2024 Super Lawyers:

2024 Rising Stars:

Wilke Fleury’s Managing Partner, Trevor Stapleton, is featured as one of the Capitol Region’s Leaders in Law in the June 2024 edition of Comstock’s.

Check out the full profile on Trevor by following this link:

California’s New Workplace Violence Prevention Program:What Employers Need to Know

By: Jizell K. Lopez

On September 30, 2023, Governor Gavin Newsom signed California Senate Bill 553 (“SB 553”) into law. Among other things, SB 553 added section 6401.9 to the California Labor Code, which requires that virtually all employers, implement a workplace violence prevention plan by no later than July 1, 2024.

The California Occupational Safety and Health Act of 1973 (“Cal-OSHA”) already imposes many safety-related obligations on employers, including the requirement that they establish, implement, and maintain an effective injury and illness prevention program (“IIPP”). SB 553, which is the first law of its kind in the nation, now requires that employers in non-healthcare settings take additional steps to address the specific threat of workplace violence. As mentioned above, this new law covers virtually all employers. However there are some exceptions, including: places of employments with fewer than 10 employees—these locations must not be accessible to the public; teleworking employees; healthcare facilities already covered by Cal/OSHA’s Workplace Violence in Healthcare Standards; law enforcement agencies; and certain public entity employers. 

Starting July 1, 2024, covered employers must establish, implement, and maintain a Workplace Violence Prevention Plan and must meet four broad categories of obligations: (1) the creation of a workplace violence prevention plan; (2) the creation of a workplace violence incident log; (3) employee training requirements; and (4) recordkeeping requirements.   

Creating a Workplace Violence Prevention Plan

The intention of this violence prevention program is to provide a roadmap to both employees and employers to address actual and potential incidents of workplace violence. By July 1st, employees and employers should be able to identify and mitigate against workplace violence incidents or threats. Labor Code section 6401.9 defines “workplace violence” as any action of violence or threat (excluding lawful acts of self-defense and defense of others) that occurs at a worksite. The Labor Code further provides definitions for four types of “workplace violence” that employers must be able to recognize and identify in its incident log and train employees to recognize these specific types of workplace violence:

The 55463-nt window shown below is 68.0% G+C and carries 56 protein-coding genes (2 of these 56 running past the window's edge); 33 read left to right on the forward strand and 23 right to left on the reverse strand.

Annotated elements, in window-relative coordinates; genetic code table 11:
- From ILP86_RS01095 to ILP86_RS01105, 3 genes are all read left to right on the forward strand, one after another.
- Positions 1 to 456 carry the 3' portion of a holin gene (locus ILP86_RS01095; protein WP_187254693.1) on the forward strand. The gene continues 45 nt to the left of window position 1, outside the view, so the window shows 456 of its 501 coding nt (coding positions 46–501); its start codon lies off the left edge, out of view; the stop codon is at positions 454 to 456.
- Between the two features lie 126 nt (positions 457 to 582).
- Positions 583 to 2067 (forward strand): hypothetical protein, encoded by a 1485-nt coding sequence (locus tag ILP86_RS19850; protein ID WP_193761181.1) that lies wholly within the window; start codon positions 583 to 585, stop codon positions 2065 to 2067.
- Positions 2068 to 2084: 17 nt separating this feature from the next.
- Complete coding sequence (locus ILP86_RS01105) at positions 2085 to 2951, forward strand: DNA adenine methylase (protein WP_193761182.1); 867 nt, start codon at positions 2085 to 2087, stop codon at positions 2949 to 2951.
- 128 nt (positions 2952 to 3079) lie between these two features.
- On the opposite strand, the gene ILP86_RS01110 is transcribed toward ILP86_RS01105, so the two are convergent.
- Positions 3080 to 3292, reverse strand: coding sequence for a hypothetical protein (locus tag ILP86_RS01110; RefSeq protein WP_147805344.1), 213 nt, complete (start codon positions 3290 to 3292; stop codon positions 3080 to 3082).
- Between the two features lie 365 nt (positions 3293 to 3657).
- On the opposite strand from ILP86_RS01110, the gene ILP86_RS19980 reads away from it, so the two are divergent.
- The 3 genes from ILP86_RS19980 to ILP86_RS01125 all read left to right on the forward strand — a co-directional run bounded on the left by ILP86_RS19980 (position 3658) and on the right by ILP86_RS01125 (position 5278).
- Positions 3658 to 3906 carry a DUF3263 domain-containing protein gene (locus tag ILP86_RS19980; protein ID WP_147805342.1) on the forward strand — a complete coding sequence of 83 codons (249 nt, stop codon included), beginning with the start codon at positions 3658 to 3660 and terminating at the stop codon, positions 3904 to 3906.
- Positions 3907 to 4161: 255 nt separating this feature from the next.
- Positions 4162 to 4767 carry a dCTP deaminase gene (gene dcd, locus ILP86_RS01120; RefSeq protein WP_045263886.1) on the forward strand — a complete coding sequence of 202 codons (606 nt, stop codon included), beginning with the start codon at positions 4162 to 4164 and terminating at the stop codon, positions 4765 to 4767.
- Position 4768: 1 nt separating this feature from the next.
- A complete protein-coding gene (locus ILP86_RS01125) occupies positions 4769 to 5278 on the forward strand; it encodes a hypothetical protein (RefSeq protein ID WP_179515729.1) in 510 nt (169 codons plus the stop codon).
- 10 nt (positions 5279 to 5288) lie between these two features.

• “Type 1 Violence”—workplace violence committed by a person who has no legitimate business at the worksite, including violent acts by anyone who enters the workplace or approaches workers with the intent to commit a crime.
  • “Type 2 Violence”—workplace violence directed at employees by customers, clients, patients, students, inmates, or visitors.
  • “Type 3 violence”— workplace violence against an employee by a present or former employee, supervisor, or manager.
  • “Type 4 violence”— workplace violence committed in the workplace by a person who does not work there, but has or is known to have had a personal relationship with an employee.
  • The Workplace Violence Prevention Plan must include the following:
  • Names or job titles of individuals responsible for the plan;
  • Procedures to obtain the active involvement of employees and employee representatives in developing and implementing the plan, including hazard identification and evaluation, training, and incident reporting;
  • Methods the employer will use to coordinate implementation of the plan with other employers, when applicable, to ensure that those employers and employees understand their respective roles, as provided in the plan;
  • Procedures for the employer to accept and respond to reports of workplace violence and to prohibit retaliation;
  • Procedures to ensure that supervisory and non-supervisory employees comply with the plan;
  • Procedures to communicate with employees regarding workplace violence matters, including how employees can report violent incidents, threats, or other workplace violence concerns, how employee concerns will be investigated, and how employees will be informed of investigation results and corrective actions;